Thursday, April 29, 2010
Tuesday, April 27, 2010
John Deere Opens Factory in $500M Russian Initiative
Wednesday, April 14, 2010
Is Farmland the Trade of the Century?
Friday, July 17th, 2009
Follow the Smart Money
Wednesday, April 7, 2010
Biofuel refineries in the US have set fresh records for grain use every month since May. Almost a third of the US corn harvest will be diverted into ethanol for motors this year, or 12pc of the global crop.
Jim Rogers: Agricultural Commodity Prices Set to “Go Through the Roof”
Buying distressed commodities is a better way to make money than investing in stocks, billionaire investor Jim Rogers told CNBC Friday.
“The fundamentals [for agriculture] have gotten better,” Rogers said. “The inventories are now at the lowest they’ve been in decades, not in years.”
“Sometimes in the next few years we’re going to have very serious shortages of food everywhere in the world and prices are going to go through the roof.”
According to Rogers, the problems of the world are not yet behind us ; which is why he believes that commodities are likely to win in both the optimistic and the pessimistic scenario. If the world economy gets better, commodities prices will rise as a result of increased demand caused by shortages, while if the world economy continues to remain weak, central banks will keep printing money and commodities will be used as a hedge against inflation, Rogers explained.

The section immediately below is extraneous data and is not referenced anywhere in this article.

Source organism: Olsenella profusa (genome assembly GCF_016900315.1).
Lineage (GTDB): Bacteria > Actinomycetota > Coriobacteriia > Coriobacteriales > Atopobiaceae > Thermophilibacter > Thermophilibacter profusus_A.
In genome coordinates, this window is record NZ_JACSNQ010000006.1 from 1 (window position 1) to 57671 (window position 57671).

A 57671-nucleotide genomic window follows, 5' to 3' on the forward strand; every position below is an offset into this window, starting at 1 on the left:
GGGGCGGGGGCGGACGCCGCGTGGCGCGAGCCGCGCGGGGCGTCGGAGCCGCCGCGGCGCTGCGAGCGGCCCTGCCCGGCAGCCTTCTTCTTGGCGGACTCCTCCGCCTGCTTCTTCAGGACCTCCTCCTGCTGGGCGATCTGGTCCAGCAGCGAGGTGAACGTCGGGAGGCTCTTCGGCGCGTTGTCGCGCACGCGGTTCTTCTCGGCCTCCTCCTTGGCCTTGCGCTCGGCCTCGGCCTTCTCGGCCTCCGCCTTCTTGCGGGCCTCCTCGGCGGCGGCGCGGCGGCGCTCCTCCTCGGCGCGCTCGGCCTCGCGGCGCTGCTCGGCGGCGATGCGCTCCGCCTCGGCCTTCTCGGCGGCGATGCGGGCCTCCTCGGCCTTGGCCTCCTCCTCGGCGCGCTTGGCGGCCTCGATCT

When asked about other commodities, Rogers said he is holding on to oil and he is also holding on to gold, adding “If you want to buy precious metals I’d rather buy silver and palladium, just because they’re cheaper.”
Sunday, April 4, 2010
Spring Harvest of Debt for Parched Farms in Southern China
Published: April 4, 2010
The New York Times
Friday, April 2, 2010
Betting the farm
As world population expands, the demand for arable land should soar. At least that's what George Soros, Lord Rothschild, and other investors believe.
Warner is just one of many financiers around the world making that same bet. Over the past few years hedge fund gurus like George Soros, investment powerhouses like BlackRock, and retirement plan giants like TIAA-CREF have begun to plow money into farmland - everywhere from the Midwest to Ukraine to Brazil. Canadian private equity firm AgCapita, which raised $18 million in 2008 to invest in Saskatchewan cropland, estimates that as of the first quarter of 2009, more than $2 billion of private equity money had been raised for farmland investments globally, and another $500 million was planned.